The UK's Rolls-Royce Holdings Plc is considering realigning with former US partner United Technologies Corp to make an entry into the market for engines for narrow-bodied aircraft to compete with General Electric Co.
''I continue to believe we need to have a partner, UTC is an obvious partner for us,'' CEO John Rishton said at a shareholder meeting in London. ''It's certainly a possibility but no decisions have been made.''
Since Rolls-Royce exited the short-haul segment four years ago, the type of aircraft had grown to represent about 75 per cent of the aircraft engine market by volume and half by value, which made it important for the London-based engine-maker to reassert itself, according to Rishton, who would be succeeded as CEO by Warren East on 2 July.
Rolls-Royce liquidated its 32.5-per cent stake in the International Aero Engines consortium it shared with UTC's Pratt & Whitney for $1.5 billion in 2011, as it stepped away from the market for narrow-bodies. While Rolls now had an orderbook that accounted for about 50 per cent of wide-bodies, GE dominated smaller aircraft with about 75 per cent, according to Rishton.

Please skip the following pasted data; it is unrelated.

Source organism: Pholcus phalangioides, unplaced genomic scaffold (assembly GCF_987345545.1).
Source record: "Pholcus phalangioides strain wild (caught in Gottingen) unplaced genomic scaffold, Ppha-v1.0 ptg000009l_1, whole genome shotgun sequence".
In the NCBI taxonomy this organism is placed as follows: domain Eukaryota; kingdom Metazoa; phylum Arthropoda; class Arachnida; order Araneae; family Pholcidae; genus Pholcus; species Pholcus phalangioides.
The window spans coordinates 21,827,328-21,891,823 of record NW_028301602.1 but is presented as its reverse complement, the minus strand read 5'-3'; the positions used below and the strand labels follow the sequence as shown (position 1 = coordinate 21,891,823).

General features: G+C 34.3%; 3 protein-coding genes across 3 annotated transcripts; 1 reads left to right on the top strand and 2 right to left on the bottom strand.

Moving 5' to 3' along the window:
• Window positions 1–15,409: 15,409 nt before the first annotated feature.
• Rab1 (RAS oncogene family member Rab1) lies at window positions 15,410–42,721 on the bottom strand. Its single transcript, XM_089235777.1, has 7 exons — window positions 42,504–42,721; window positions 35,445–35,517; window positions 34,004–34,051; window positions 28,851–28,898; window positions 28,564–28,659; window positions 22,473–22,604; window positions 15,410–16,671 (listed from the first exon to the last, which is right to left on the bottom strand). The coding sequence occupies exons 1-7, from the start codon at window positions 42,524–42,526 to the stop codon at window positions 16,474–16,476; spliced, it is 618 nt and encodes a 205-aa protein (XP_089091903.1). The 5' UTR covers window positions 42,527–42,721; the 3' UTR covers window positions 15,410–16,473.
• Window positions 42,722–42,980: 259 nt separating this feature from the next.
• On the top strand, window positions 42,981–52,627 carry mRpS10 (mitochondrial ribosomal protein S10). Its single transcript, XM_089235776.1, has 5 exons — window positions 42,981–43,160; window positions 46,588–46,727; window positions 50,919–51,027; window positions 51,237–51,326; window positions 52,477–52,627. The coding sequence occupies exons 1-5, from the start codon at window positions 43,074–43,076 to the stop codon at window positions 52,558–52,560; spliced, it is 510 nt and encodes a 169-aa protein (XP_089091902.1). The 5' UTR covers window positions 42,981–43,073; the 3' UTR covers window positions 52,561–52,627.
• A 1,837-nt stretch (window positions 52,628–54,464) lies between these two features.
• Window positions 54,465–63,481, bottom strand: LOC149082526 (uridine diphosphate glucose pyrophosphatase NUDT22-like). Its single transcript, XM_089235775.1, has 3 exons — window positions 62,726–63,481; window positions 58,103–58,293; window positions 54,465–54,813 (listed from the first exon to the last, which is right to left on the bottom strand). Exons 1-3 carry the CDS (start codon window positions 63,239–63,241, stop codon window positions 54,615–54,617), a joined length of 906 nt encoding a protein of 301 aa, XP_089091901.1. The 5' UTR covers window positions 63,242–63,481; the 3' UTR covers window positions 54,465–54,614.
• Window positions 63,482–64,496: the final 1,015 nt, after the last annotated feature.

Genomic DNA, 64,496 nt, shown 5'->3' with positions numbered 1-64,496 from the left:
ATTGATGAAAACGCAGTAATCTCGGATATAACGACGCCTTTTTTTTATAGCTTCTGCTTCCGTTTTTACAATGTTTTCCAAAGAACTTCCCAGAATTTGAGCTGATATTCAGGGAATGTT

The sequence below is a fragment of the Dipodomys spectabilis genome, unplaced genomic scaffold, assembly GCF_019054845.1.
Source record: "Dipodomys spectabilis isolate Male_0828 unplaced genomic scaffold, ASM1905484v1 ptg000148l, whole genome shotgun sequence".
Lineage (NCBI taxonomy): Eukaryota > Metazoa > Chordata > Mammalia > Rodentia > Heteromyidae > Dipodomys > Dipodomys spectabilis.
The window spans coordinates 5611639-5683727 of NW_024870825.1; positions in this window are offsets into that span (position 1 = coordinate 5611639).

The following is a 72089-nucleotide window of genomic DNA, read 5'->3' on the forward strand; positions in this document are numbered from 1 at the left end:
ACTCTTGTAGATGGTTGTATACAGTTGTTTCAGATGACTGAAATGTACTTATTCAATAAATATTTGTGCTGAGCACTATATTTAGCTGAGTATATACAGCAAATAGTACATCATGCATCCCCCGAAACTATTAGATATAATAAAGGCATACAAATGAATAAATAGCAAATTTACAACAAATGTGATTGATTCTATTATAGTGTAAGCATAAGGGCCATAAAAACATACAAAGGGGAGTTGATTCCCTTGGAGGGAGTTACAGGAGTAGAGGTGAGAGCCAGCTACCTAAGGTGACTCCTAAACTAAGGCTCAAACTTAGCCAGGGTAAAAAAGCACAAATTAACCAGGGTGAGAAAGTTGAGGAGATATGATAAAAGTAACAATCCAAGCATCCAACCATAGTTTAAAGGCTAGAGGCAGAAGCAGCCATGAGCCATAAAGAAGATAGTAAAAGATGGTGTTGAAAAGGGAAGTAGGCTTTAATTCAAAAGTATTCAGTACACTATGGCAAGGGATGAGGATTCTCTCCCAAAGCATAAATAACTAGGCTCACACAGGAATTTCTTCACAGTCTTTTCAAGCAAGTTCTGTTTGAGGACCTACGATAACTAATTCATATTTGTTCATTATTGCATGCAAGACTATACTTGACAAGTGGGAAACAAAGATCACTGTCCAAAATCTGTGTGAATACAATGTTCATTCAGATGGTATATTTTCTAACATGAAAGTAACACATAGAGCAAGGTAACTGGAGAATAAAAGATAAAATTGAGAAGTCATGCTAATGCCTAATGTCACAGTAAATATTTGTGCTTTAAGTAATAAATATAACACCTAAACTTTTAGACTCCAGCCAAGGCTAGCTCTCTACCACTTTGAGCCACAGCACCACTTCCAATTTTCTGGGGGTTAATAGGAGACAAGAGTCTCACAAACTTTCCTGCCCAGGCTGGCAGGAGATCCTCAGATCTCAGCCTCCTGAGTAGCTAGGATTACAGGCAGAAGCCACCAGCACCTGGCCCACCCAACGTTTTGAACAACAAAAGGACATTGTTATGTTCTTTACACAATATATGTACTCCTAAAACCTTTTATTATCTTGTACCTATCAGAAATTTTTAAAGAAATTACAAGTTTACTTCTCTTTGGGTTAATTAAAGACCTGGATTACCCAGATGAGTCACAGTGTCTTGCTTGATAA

''The issue that I am troubled by is the incumbency strength, particularly of GE,'' Rishton said. ''How do you break into a market that has such a dominant player in it? We need a partner to do that.''
Meanwhile, aerospace, defence and marine engineer Rolls-Royce eliminated 1,300 jobs on the same day that it shocked investors by announcing currency moves would hit its revenues this year by as much as £350 million.
According to the firm, most of the UK job losses would come at its Derby civil aerospace site, employing 12,000 staff, and its Bristol plant which has 3,500 workers in defence engineering roles. The job losses would hit both engineers and administrators.
Rolls Royce, which had been through a rough patch, in February, announced its first fall in revenues for a decade. Today it added that sales from its Rolls-Royce Power Systems business in Germany and its marine business in Scandinavia had been hit by the pound strengthening against the euro and Norwegian krona this year.
According to the FTSE 100 group, sales converted from these currencies into sterling had been adversely affected.
It added, however that its profit would not be affected due to the pound weakening against the dollar over part of this year which helped offset the problem.